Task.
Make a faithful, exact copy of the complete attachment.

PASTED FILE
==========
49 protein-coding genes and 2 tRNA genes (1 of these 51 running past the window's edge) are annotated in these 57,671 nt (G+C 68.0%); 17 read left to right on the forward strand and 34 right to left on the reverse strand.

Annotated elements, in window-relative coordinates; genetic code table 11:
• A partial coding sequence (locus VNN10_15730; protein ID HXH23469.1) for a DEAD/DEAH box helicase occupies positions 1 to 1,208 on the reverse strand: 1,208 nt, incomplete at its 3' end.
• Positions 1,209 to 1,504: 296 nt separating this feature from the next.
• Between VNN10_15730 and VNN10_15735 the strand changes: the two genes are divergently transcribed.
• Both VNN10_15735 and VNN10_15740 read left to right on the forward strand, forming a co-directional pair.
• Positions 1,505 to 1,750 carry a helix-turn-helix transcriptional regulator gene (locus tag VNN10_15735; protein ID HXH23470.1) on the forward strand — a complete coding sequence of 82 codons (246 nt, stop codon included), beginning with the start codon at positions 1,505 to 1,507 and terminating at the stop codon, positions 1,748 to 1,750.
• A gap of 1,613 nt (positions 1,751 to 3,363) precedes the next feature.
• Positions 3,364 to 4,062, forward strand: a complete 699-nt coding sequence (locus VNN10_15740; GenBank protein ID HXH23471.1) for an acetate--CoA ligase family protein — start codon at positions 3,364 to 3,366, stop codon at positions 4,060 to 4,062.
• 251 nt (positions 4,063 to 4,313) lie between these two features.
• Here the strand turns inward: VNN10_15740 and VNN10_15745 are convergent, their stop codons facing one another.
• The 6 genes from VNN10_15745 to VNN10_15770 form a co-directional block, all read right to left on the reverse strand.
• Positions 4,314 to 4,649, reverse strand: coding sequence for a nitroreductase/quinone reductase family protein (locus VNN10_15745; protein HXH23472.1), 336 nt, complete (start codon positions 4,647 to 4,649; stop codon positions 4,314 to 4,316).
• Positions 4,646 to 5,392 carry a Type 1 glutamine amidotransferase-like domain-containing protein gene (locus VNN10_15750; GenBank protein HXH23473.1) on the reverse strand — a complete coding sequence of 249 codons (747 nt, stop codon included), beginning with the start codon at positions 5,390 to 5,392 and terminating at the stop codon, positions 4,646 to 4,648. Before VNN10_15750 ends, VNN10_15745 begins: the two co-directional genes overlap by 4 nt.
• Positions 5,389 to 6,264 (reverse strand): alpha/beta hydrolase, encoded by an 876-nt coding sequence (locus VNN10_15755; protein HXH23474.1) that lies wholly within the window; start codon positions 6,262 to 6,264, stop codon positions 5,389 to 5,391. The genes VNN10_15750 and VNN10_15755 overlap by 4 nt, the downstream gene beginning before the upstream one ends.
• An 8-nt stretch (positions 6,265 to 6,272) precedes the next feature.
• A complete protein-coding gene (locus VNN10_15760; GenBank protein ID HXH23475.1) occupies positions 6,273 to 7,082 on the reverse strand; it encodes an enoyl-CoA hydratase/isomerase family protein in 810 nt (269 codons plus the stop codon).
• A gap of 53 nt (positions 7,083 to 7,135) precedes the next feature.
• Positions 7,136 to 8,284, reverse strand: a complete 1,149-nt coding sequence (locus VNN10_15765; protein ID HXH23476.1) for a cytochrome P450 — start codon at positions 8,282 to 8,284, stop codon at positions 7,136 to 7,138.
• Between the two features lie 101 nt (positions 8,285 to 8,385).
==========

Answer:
49 protein-coding genes and 2 tRNA genes (1 of these 51 running past the window's edge) are annotated in these 57,671 nt (G+C 68.0%); 17 read left to right on the forward strand and 34 right to left on the reverse strand.

Annotated elements, in window-relative coordinates; genetic code table 11:
• A partial coding sequence (locus VNN10_15730; protein ID HXH23469.1) for a DEAD/DEAH box helicase occupies positions 1 to 1,208 on the reverse strand: 1,208 nt, incomplete at its 3' end.
• Positions 1,209 to 1,504: 296 nt separating this feature from the next.
• Between VNN10_15730 and VNN10_15735 the strand changes: the two genes are divergently transcribed.
• Both VNN10_15735 and VNN10_15740 read left to right on the forward strand, forming a co-directional pair.
• Positions 1,505 to 1,750 carry a helix-turn-helix transcriptional regulator gene (locus tag VNN10_15735; protein ID HXH23470.1) on the forward strand — a complete coding sequence of 82 codons (246 nt, stop codon included), beginning with the start codon at positions 1,505 to 1,507 and terminating at the stop codon, positions 1,748 to 1,750.
• A gap of 1,613 nt (positions 1,751 to 3,363) precedes the next feature.
• Positions 3,364 to 4,062, forward strand: a complete 699-nt coding sequence (locus VNN10_15740; GenBank protein ID HXH23471.1) for an acetate--CoA ligase family protein — start codon at positions 3,364 to 3,366, stop codon at positions 4,060 to 4,062.
• 251 nt (positions 4,063 to 4,313) lie between these two features.
• Here the strand turns inward: VNN10_15740 and VNN10_15745 are convergent, their stop codons facing one another.
• The 6 genes from VNN10_15745 to VNN10_15770 form a co-directional block, all read right to left on the reverse strand.
• Positions 4,314 to 4,649, reverse strand: coding sequence for a nitroreductase/quinone reductase family protein (locus VNN10_15745; protein HXH23472.1), 336 nt, complete (start codon positions 4,647 to 4,649; stop codon positions 4,314 to 4,316).
• Positions 4,646 to 5,392 carry a Type 1 glutamine amidotransferase-like domain-containing protein gene (locus VNN10_15750; GenBank protein HXH23473.1) on the reverse strand — a complete coding sequence of 249 codons (747 nt, stop codon included), beginning with the start codon at positions 5,390 to 5,392 and terminating at the stop codon, positions 4,646 to 4,648. Before VNN10_15750 ends, VNN10_15745 begins: the two co-directional genes overlap by 4 nt.
• Positions 5,389 to 6,264 (reverse strand): alpha/beta hydrolase, encoded by an 876-nt coding sequence (locus VNN10_15755; protein HXH23474.1) that lies wholly within the window; start codon positions 6,262 to 6,264, stop codon positions 5,389 to 5,391. The genes VNN10_15750 and VNN10_15755 overlap by 4 nt, the downstream gene beginning before the upstream one ends.
• An 8-nt stretch (positions 6,265 to 6,272) precedes the next feature.
• A complete protein-coding gene (locus VNN10_15760; GenBank protein ID HXH23475.1) occupies positions 6,273 to 7,082 on the reverse strand; it encodes an enoyl-CoA hydratase/isomerase family protein in 810 nt (269 codons plus the stop codon).
• A gap of 53 nt (positions 7,083 to 7,135) precedes the next feature.
• Positions 7,136 to 8,284, reverse strand: a complete 1,149-nt coding sequence (locus VNN10_15765; protein ID HXH23476.1) for a cytochrome P450 — start codon at positions 8,282 to 8,284, stop codon at positions 7,136 to 7,138.
• Between the two features lie 101 nt (positions 8,285 to 8,385).